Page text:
“We’re happy to get information no matter how we get it,” Anderson said. “It’s just easier if it’s consolidated and from the same source.”

Prior to the 2020-21 academic year, the college updated some but not all of the wireless infrastructure in anticipation of the bandwidth required to support widespread virtual instruction.

“Two key pieces of equipment called ‘controllers’ were upgraded, and that allowed for newer wireless access points to be installed,” Anderson said.

“Controllers” are pieces of equipment that manage multiple “access points” — the blinking rectangular boxes that dot classrooms and buildings across campus. But they are far from the only pieces of equipment on campus, and the school plans to completely overhaul the entire system in the long-term.

“We just had a contract signed to replace the whole fiber-optic plant on campus,” Anderson said. “That’s something that’s hard to do with students in residence halls and buildings constantly being occupied and used. That work will probably begin next summer.”

Beyond the fiber-optic backbone, Andersen said that proposals for replacing the entire infrastructure are still in the works, though his team is shooting for Cabinet and Trustee approval by the end of this semester. However, the cost of such a project is still up in the air, though ASG has indicated they are willing to help given the importance of the issue.

“Cost-wise, we have been told that it would be a big thing,” Graham said. “I feel (that) I can speak for (ASG President) Noah (Tart, ’22), and (Vice President) Sophie (Adams, ’22), that we do feel as though this is a pertinent issue, considering how much students rely on the WiFi here.”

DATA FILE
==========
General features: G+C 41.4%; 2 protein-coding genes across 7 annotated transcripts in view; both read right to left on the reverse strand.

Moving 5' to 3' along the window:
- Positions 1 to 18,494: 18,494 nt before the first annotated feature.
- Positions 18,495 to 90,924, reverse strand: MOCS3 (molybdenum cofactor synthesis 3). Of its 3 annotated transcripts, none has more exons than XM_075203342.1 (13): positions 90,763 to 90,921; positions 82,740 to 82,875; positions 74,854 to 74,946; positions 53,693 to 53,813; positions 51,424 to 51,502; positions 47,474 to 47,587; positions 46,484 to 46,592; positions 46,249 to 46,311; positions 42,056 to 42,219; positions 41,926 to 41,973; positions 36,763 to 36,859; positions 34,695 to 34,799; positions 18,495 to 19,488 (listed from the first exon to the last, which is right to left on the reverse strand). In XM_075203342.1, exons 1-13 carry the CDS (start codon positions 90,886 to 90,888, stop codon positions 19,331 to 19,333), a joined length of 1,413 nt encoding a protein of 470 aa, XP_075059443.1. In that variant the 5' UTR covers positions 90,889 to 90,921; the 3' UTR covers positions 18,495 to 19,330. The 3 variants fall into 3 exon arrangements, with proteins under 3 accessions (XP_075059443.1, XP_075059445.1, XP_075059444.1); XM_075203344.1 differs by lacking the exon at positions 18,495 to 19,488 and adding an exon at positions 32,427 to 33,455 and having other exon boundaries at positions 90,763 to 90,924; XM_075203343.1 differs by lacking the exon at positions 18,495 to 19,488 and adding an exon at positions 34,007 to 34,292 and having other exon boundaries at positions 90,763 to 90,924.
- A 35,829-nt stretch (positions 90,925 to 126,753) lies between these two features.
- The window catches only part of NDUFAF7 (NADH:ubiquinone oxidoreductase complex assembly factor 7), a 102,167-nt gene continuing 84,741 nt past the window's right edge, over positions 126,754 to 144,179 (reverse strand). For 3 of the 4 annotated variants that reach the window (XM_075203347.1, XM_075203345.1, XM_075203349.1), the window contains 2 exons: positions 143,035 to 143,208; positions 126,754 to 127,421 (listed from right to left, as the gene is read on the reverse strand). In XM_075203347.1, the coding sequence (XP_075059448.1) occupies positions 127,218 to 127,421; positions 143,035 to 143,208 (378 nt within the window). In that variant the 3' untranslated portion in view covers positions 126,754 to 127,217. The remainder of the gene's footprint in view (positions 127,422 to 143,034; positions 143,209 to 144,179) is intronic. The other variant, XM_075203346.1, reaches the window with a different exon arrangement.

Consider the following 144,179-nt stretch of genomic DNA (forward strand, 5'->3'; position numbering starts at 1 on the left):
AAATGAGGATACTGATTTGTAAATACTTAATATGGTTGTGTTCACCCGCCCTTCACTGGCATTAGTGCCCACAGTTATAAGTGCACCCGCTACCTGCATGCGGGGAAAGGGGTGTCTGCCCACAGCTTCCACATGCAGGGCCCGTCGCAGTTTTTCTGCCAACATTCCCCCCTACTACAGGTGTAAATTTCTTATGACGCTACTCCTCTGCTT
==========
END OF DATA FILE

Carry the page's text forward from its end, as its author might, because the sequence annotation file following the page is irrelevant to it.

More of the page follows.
Anderson could not set a dollar amount to the plan, given that much of the renovation plan is still undecided.

“It’s not inexpensive, I’ll tell you that,” Anderson said. “We’re looking at proposals that hopefully control that cost as well as it can be controlled, and also spread the cost over the life of the equipment so that it’s not one big check upfront, it’s several smaller checks over the years in which the equipment’s useful. It’ll have an impact, no question about it.”

Ultimately, Graham said the objective is to have a network students can rely on.

“The broad goal is to get a WiFi network that’s not shutting off for students once a day,” Graham said. “Part of my job on ASG is to take the feedback from the Student Life survey sent out every year and implement that. One of the biggest consensus as a whole is issues with Wi-Fi.”

For Piazza that reliability can’t come soon enough.

“I don’t mind having slow internet as long as I can consistently have internet,” Piazza said. “The inconsistency has been a real problem for me.”

Editor’s Note: a previous version of the headline for this story read, “College to replace Wi-Fi infrastructure.” The headline has been updated to, “College to replace some Wi-Fi infrastructure” to reflect that the college has not yet committed to replacing the entire internet infrastructure.